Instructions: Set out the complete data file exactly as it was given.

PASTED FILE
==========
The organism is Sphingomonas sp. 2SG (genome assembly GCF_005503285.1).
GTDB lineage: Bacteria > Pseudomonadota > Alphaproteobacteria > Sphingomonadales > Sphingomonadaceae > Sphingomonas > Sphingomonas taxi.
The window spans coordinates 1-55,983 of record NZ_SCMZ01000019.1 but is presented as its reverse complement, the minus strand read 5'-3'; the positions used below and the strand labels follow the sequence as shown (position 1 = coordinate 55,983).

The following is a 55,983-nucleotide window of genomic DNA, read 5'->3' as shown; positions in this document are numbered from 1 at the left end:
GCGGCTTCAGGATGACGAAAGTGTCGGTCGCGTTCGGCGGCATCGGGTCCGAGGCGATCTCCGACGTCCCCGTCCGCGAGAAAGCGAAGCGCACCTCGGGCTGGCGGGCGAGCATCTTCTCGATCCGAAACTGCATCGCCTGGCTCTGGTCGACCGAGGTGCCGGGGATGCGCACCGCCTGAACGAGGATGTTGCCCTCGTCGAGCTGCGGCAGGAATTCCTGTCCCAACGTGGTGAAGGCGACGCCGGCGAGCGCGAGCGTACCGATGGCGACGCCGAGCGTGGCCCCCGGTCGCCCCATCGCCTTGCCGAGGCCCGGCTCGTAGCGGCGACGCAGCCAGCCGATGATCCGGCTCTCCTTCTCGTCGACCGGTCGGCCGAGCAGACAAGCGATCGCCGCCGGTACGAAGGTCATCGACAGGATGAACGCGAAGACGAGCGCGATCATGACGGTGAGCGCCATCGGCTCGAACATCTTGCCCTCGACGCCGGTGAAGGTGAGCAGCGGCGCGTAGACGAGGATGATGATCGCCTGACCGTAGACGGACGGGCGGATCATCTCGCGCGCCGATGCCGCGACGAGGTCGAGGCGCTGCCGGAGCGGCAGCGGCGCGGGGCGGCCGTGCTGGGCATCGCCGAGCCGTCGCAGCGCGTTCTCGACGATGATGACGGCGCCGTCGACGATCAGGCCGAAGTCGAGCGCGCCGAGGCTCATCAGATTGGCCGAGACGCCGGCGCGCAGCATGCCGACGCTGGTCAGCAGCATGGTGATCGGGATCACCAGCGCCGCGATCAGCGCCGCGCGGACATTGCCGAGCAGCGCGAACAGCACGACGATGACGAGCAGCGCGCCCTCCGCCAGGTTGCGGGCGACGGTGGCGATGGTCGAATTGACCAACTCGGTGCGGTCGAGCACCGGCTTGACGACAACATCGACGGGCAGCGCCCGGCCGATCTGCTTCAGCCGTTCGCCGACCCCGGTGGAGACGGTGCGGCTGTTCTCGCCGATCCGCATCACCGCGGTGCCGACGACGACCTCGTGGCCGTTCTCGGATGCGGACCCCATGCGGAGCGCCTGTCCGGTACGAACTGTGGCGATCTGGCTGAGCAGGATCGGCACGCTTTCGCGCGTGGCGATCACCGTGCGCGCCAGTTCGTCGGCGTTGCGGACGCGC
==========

The organism is Sphingomonas sp. 2SG (genome assembly GCF_005503285.1).
GTDB lineage: Bacteria > Pseudomonadota > Alphaproteobacteria > Sphingomonadales > Sphingomonadaceae > Sphingomonas > Sphingomonas taxi.
The window spans coordinates 1-55,983 of record NZ_SCMZ01000019.1 but is presented as its reverse complement, the minus strand read 5'-3'; the positions used below and the strand labels follow the sequence as shown (position 1 = coordinate 55,983).

The following is a 55,983-nucleotide window of genomic DNA, read 5'->3' as shown; positions in this document are numbered from 1 at the left end:
GCGGCTTCAGGATGACGAAAGTGTCGGTCGCGTTCGGCGGCATCGGGTCCGAGGCGATCTCCGACGTCCCCGTCCGCGAGAAAGCGAAGCGCACCTCGGGCTGGCGGGCGAGCATCTTCTCGATCCGAAACTGCATCGCCTGGCTCTGGTCGACCGAGGTGCCGGGGATGCGCACCGCCTGAACGAGGATGTTGCCCTCGTCGAGCTGCGGCAGGAATTCCTGTCCCAACGTGGTGAAGGCGACGCCGGCGAGCGCGAGCGTACCGATGGCGACGCCGAGCGTGGCCCCCGGTCGCCCCATCGCCTTGCCGAGGCCCGGCTCGTAGCGGCGACGCAGCCAGCCGATGATCCGGCTCTCCTTCTCGTCGACCGGTCGGCCGAGCAGACAAGCGATCGCCGCCGGTACGAAGGTCATCGACAGGATGAACGCGAAGACGAGCGCGATCATGACGGTGAGCGCCATCGGCTCGAACATCTTGCCCTCGACGCCGGTGAAGGTGAGCAGCGGCGCGTAGACGAGGATGATGATCGCCTGACCGTAGACGGACGGGCGGATCATCTCGCGCGCCGATGCCGCGACGAGGTCGAGGCGCTGCCGGAGCGGCAGCGGCGCGGGGCGGCCGTGCTGGGCATCGCCGAGCCGTCGCAGCGCGTTCTCGACGATGATGACGGCGCCGTCGACGATCAGGCCGAAGTCGAGCGCGCCGAGGCTCATCAGATTGGCCGAGACGCCGGCGCGCAGCATGCCGACGCTGGTCAGCAGCATGGTGATCGGGATCACCAGCGCCGCGATCAGCGCCGCGCGGACATTGCCGAGCAGCGCGAACAGCACGACGATGACGAGCAGCGCGCCCTCCGCCAGGTTGCGGGCGACGGTGGCGATGGTCGAATTGACCAACTCGGTGCGGTCGAGCACCGGCTTGACGACAACATCGACGGGCAGCGCCCGGCCGATCTGCTTCAGCCGTTCGCCGACCCCGGTGGAGACGGTGCGGCTGTTCTCGCCGATCCGCATCACCGCGGTGCCGACGACGACCTCGTGGCCGTTCTCGGATGCGGACCCCATGCGGAGCGCCTGTCCGGTACGAACTGTGGCGATCTGGCTGAGCAGGATCGGCACGCTTTCGCGCGTGGCGATCACCGTGCGCGCCAGTTCGTCGGCGTTGCGGACGCGC